In a sub-trial of the VISION study, presented in Poster Session A: Prostate Cancer at the 2022 American Society of Clinical Oncology (ASCO) Genitourinary Cancer Symposium, researchers sought to quantify the absorbed dose of the radioligand, 177Lu-PSMA-617, in organs at risk for radiotoxicity among patients with metastatic castration-resistant prostate cancer (mCRPC). According to lead author, Ken Herrmann, MD, and colleagues, 177Lu-PSMA-617 dosimetry results were consistent with previously documented ranges, and adverse events (AEs) affecting organs were “infrequent and of low-to-moderate severity.”
Twenty-nine eligible patients received 177Lu‑PSMA‑617 (7.4 GBq per cycle) plus standard of care every six weeks at four German centers. Dosimetry outcomes were based on biodistribution, measured via planar whole-body scintigraphy scans and single-photon emission computed tomography/computed tomography (SPECT/CT) scans, as well as blood and urine samples.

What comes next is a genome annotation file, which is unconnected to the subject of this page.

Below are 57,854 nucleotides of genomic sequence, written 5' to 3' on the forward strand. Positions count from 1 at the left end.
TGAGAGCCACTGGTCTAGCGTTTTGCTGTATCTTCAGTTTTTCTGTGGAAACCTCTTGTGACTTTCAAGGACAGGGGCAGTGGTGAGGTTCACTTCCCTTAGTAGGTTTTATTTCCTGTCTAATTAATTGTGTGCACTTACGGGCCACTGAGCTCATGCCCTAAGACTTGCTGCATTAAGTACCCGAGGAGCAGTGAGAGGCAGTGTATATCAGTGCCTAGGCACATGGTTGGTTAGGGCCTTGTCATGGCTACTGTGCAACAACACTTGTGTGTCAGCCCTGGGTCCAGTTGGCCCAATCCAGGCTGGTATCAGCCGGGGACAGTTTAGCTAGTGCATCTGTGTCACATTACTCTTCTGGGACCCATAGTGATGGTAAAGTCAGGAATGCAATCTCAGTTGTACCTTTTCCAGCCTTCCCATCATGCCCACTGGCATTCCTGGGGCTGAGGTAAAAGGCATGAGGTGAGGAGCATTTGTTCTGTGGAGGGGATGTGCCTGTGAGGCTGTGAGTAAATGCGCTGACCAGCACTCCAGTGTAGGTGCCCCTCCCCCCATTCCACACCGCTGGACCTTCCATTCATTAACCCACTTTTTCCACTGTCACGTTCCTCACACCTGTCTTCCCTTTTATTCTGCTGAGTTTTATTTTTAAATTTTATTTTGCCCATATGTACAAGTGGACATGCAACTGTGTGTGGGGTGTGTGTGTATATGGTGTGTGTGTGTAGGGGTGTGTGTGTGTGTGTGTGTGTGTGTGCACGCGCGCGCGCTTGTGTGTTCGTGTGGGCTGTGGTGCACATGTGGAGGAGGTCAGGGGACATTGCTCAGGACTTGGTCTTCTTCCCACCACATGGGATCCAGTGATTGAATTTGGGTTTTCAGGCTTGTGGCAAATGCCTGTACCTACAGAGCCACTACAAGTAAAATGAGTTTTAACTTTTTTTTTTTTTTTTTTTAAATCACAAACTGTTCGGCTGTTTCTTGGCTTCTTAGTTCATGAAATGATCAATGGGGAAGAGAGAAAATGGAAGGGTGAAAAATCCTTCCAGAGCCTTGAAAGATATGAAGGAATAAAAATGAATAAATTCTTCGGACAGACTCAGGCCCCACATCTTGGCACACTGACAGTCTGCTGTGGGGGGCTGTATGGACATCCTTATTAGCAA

In the session, Dr. Herrmann reported that absorbed doses of radiation per unit activity were the highest in the lacrimal glands (2.1 Gy/GBq), followed by the salivary glands (0.63 Gy/GBq). On average, the kidneys received slightly lower doses (0.43 Gy/GBq), while the dose in the blood-based red marrow was much lower (0.035 Gy/GBq). During cycle one, 20% of the patients experienced one hematological AE of Common Terminology Criteria for Adverse Events (CTCAE) of grade ≥2 and two patients had a grade 1 salivary gland AE. Conversely, no patients experienced any lacrimal gland toxicity or a renal AE of grade ≥2.
Though the main VISION trial found 177Lu-PSMA-617 significantly improved overall survival (OS) and progression-free survival (PFS) compared to SOC, the possibility of inflicting radiotoxicity on high-risk organs was a concern. Fortunately, according to Dr. Herrmann’s presentation, “these findings indicate that patients with metastatic castration-resistant prostate cancer receiving 177Lu-PSMA-617 should be at low risk of radiation-induced AEs.”